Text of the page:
On January 20th, 2017, Donald Trump took the oath of office to be the 45th president of America and I was glued to the screen looking forward to his inaugural speech.
I imagined that his speech would draw inspiration from the words of Kwame Nkruma, Julius Nyerere, Thomas Sankara and in rounding up the ceremony he would deliver a profound poem inspired by Thabo Mbeki’s “I am an African” speech.
So my daydream got thrown under the bus when he did not even mention Africa. But he came close enough, albeit morbidly when he proclaimed his “America First” vision which was full of vivid imageries of carnage, decay, crime, tombstones and ravages. This was a far cry from Mbeki’s scenes of Africa’s rolling hills, majestic rivers and dramatic mountains
You might be wondering what in my wildest imagination made me think President Trump would look to Africa for inspiration when he has at least 44 previous American leaders to draw inspiration from. Why would he marinade his vision for America with wisdom from Africa when he could actually just quote himself ?
Well, it is simple. President Buhari of Nigeria and President Addo of Ghana made me think this was possible. I refer to the 2016 drama of the “plagiarized” aspects of their speeches from America’s former Presidents Bush, Clinton and Obama. For a moment, I imagined that maybe there is a new USA-Africa memo to draw inspiration and vision from each other given the history that links our people. But clearly this is a one-sided fantasy.
However, the plagiary saga was a short-lived sore story for me because I read the rest of President Nana Addo’s speech and I found it inspiring and cognizant of the legacy paved by the pioneers of Ghana’s independence. And to be fair, these two leaders are not unique in the practice of trying to “copy and paste America” when envisioning the development and future of African countries.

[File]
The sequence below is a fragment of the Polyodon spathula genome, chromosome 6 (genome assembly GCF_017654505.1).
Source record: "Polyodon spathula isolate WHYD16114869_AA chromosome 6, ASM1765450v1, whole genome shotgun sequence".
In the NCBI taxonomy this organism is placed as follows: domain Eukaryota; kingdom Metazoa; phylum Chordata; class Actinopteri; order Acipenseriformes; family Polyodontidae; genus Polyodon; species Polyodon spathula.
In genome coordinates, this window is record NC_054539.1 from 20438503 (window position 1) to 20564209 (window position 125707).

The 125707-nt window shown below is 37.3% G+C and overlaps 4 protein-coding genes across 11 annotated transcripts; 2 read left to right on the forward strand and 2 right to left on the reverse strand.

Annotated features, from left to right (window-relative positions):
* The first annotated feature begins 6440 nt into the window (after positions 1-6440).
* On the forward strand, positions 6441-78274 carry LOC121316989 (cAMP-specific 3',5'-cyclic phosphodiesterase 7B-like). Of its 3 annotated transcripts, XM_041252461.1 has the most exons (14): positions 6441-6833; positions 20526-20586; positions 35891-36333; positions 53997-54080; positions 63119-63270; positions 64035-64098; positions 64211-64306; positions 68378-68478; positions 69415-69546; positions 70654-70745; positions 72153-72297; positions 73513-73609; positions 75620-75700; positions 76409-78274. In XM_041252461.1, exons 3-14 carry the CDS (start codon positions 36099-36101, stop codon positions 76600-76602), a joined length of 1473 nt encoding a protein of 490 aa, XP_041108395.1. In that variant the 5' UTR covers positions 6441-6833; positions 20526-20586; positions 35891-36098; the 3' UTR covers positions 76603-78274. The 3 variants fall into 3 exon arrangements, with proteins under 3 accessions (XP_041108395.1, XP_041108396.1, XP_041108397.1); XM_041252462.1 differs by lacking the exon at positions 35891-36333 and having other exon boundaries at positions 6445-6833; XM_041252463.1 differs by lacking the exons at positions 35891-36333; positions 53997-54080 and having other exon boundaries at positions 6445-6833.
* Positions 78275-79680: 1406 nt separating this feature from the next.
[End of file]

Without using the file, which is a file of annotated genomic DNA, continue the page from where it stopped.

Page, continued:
I think the ‘plagiary’ is symbolic of us still harboring romantic ideas of the illusive American dream as a standard of our development in-spite our espoused pan-african vision . In other words, a part of us still looks to the west for charity, protection and self-definition. I remember that Julius Nyerere cautioned us that “Independence cannot be real if a nation (continent) depends upon gifts”
Therefore, I hope if we took anything from Trump’s inauguration speech and want to copy and paste, it should be the analogy or vision of “Africa First”. I don’t mean it in the trumpian style that leaves your mind restless about building walls and draining swamps. Infact, where they build walls, we should open our borders, where they close their doors, we should welcome others with a spirit of Ubuntu.
Trumps speech should be a loud wake up call to Africa. America is no longer going to baby-sit any country. Infact, to put my own positive spin on Trump’s speech, America will be taking a step back to reflect, renew, strengthen and redevelop itself and its people. We, beloved Africans should do the same. I know its not going to be easy, when we have been mentally and materially dependent for so long, but it is time the 54 of us become each others brother/sister’s keeper. Kwame Nkruma’s words still echo; “…a united Africa could become one of the greatest forces for good in the world”.
“Africa First” should be a rallying call to get serious with looking within ourselves for a change. It is time to rebuild and strengthen our governance institutions, educate and empower our youth, promote ethical leadership, excellence and nurture peace.
Copying and pasting America has never and will never work because as the adage goes in my mother language (N-Sotho) “Dinaka tsa go rweswa ga di dule” – borrowed horns don’t stick.
It is time to put Africa First, by dismantling language and border walls and leveraging all the human and natural resources to reimagine and reinvent ourselves. “…it is time for Africa to write its own history of glory and dignity” – Patrice Lumumba
God bless Afrika!
Pearl P Mashabane